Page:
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College administrators have long debated how to attract minority students -- black and Latinx men and women -- to science and technology fields.

It turns out these students already have an interest in those fields, at least according to a new study. But black and Latinx students enrolled in STEM programs are either switching majors or dropping out of college at higher rates than their white peers, the study concludes.

The study was published this month in the journal Educational Researcher. The authors are Catherine Riegle-Crumb, associate professor in the University of Texas at Austin's department of curriculum and instruction, her colleague Yasmiyn Irizarry, an assistant professor of African and African diaspora studies, and Barbara King, assistant professor of teaching and learning at Florida International University.

Using federal data from the National Center for Education Statistics, the researchers looked at more than 5,600 students, black, Latinx and white, who attended college for the first time in the 2003-04 academic year. They included students who started at four-year institutions and those who began at two-year colleges and transferred to four-year institutions.

The researchers found that there was little difference at the beginning of the students’ studies. About 19 percent of the white students declared as a STEM major, compared to 20 percent of Latinx students and 18 percent of black students.

But the minority students left the major at far higher rates than the white students -- about 37 percent of the Latinx students and 40 percent of the black students switched majors versus 29 percent of the white students.

And 20 percent of Latinx and 26 percent of black STEM majors left their institutions without earning a degree, the research showed. Only 13 percent of white STEM majors dropped out.

Previous studies have identified this trend before but had never compared STEM dropouts to dropouts who majored in other disciplines, a contrast that the professors thought was important, said Riegle-Crumb, the report’s lead author.

Among business majors, another field perceived as competitive, relatively equal numbers of white, Latinx and black students switched majors, the study found. The report did not reference Asian students, because despite being overrepresented in STEM majors, their sample size in other majors was not large enough that the researchers felt comfortable including them, Riegle-Crumb said.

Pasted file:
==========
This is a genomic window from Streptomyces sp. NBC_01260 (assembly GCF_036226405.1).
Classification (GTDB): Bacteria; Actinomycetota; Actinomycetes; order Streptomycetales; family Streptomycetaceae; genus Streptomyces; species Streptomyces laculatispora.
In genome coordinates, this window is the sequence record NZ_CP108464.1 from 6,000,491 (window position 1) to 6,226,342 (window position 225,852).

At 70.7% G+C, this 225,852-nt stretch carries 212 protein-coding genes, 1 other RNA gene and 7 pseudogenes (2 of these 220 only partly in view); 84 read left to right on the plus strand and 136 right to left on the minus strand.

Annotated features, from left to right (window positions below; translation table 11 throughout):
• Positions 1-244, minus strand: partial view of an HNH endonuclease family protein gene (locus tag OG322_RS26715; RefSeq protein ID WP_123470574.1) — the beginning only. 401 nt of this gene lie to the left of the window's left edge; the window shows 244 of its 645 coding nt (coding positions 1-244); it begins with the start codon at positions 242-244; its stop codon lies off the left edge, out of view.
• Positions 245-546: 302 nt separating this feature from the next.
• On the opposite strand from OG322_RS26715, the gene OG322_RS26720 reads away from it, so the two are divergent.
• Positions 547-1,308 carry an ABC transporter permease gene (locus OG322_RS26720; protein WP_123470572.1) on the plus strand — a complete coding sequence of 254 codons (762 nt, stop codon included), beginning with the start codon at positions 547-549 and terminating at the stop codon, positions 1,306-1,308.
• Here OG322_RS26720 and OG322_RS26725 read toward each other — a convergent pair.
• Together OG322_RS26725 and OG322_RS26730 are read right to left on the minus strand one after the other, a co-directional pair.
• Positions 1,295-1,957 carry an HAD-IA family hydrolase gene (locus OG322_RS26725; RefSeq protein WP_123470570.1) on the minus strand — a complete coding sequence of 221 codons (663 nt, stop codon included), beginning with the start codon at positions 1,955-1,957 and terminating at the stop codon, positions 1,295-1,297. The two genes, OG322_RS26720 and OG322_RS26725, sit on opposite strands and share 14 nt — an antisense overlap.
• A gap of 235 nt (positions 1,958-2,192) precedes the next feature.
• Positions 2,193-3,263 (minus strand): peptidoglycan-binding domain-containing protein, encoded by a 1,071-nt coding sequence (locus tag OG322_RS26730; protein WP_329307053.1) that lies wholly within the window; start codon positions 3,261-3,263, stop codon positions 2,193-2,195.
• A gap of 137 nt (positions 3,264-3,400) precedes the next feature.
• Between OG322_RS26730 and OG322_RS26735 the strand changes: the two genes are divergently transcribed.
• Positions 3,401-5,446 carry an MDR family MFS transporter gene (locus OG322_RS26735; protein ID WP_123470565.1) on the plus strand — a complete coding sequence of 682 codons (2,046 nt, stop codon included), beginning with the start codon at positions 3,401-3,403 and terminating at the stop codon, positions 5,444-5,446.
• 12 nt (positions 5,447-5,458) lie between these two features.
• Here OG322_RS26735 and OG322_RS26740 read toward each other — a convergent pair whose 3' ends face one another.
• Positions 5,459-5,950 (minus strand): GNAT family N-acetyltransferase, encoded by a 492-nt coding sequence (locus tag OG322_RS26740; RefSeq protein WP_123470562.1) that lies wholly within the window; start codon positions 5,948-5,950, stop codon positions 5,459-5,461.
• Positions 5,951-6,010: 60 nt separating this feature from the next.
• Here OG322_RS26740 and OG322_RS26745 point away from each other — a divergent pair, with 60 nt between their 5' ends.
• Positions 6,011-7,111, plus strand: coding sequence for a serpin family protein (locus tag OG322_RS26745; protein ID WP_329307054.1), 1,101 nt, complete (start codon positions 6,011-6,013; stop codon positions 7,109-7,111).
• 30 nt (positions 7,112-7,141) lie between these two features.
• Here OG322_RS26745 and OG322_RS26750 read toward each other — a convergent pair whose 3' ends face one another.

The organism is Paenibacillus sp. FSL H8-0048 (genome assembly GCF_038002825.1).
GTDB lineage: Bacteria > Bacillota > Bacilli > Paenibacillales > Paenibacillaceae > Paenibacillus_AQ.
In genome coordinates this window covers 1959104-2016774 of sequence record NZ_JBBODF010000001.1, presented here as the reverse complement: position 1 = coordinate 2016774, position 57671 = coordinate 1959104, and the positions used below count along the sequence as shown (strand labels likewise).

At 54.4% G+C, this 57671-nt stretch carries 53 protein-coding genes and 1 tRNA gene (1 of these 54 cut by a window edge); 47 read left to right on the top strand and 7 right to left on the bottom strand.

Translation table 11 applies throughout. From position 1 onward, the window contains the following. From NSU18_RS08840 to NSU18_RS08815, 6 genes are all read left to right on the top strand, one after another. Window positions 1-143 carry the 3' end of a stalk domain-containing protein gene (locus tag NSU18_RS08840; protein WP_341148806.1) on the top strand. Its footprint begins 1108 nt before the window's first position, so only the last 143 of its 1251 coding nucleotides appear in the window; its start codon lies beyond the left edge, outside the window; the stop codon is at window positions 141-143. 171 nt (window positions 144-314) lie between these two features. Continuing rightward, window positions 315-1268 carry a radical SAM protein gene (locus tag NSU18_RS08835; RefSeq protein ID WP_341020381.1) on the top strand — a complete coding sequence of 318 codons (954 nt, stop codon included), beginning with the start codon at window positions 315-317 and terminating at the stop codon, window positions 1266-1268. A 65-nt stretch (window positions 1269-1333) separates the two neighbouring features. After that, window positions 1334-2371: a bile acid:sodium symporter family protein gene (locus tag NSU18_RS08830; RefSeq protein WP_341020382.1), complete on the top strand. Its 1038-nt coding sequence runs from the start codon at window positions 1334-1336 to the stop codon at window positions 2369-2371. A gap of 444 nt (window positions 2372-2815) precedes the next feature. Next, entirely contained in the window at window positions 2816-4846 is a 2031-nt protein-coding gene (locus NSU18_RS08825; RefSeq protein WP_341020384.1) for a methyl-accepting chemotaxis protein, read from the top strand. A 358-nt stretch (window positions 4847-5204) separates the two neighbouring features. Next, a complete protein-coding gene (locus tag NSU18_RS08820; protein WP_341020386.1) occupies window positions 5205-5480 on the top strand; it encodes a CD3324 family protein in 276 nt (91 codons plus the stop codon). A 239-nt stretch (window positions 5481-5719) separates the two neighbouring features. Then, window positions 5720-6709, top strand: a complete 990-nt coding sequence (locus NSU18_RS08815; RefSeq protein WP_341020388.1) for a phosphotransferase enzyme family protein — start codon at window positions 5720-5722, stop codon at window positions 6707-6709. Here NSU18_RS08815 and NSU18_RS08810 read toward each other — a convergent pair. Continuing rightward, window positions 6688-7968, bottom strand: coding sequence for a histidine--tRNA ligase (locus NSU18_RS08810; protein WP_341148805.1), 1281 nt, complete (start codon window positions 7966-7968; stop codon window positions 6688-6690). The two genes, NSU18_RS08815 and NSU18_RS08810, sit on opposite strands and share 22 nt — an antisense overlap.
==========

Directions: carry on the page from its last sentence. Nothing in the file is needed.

Though the study identified a troubling trend, the researchers did not pinpoint exactly why the students of color were dropping STEM studies, Riegle-Crumb said.

The researchers also adjusted their data to account for the fact that Latinx and black students typically perform worse in high school and come from poorer backgrounds, she said.

“We definitely need more investigation into these things, what’s actually happening within classrooms, to be able to measure the experiences of youth of different backgrounds,” Riegle-Crumb said.

The professors did theorize why some students of color may leave college without completing their studies. Other research has found that STEM programs are often structured in a way in which students have to essentially prove their intellectual worth to stay, the study states. Essentially, they may be forced out if they don't meet high academic standards.

Minority students already face unfair stereotypes about being intellectually inferior, and this is likely exacerbated in STEM programs, according to the study. This issue was explored in a book by Maya Beasley, an associate professor at the University of Connecticut, called Opting Out: Losing the Potential of America's Young Black Elite (University of Chicago Press). Beasley interviewed black students and white students at two prominent universities and unearthed these sorts of obstacles faced by the students of color.

Riegle-Crumb said research has proven that minority students are also more inclined to pursue majors and careers that are aligned with social justice issues, and they may find that the STEM fields are incompatible with those interests.

She said that leaders in STEM education should push back on the narrative that STEM fields do not provide students opportunities to be engaged in such issues. Engineering, for instance, is about building “new things that improve the quality of life,” Riegle-Crumb said.

“The narrative that black and Latino students are choosing to leave for occupations that make less money and have less status, well, I’m wary of that,” she said. “Why do they feel they have to make a choice for their preferences when white men feel they don’t?”

The study's findings were unsurprising to Darryl A. Dickerson, associate director of the minority engineering program at Purdue University and president of the National Association of Multicultural Engineering Program Advocates.

Dickerson said that many students of color in STEM programs feel excluded at their institutions and have to form their own communities.

He recommended that institutions look at their own data on this issue. If students of color are exiting STEM majors at higher rates, then officials should be questioning why and addressing the problems that are driving students away.

“Ask those questions on a regular basis, ask the questions of students, of those who have graduated, and figure out the reasons they are leaving,” Dickerson said. “Consistently do those checks. It can’t be something that is happening every so often -- it has to be part of continuous quality improvement.”

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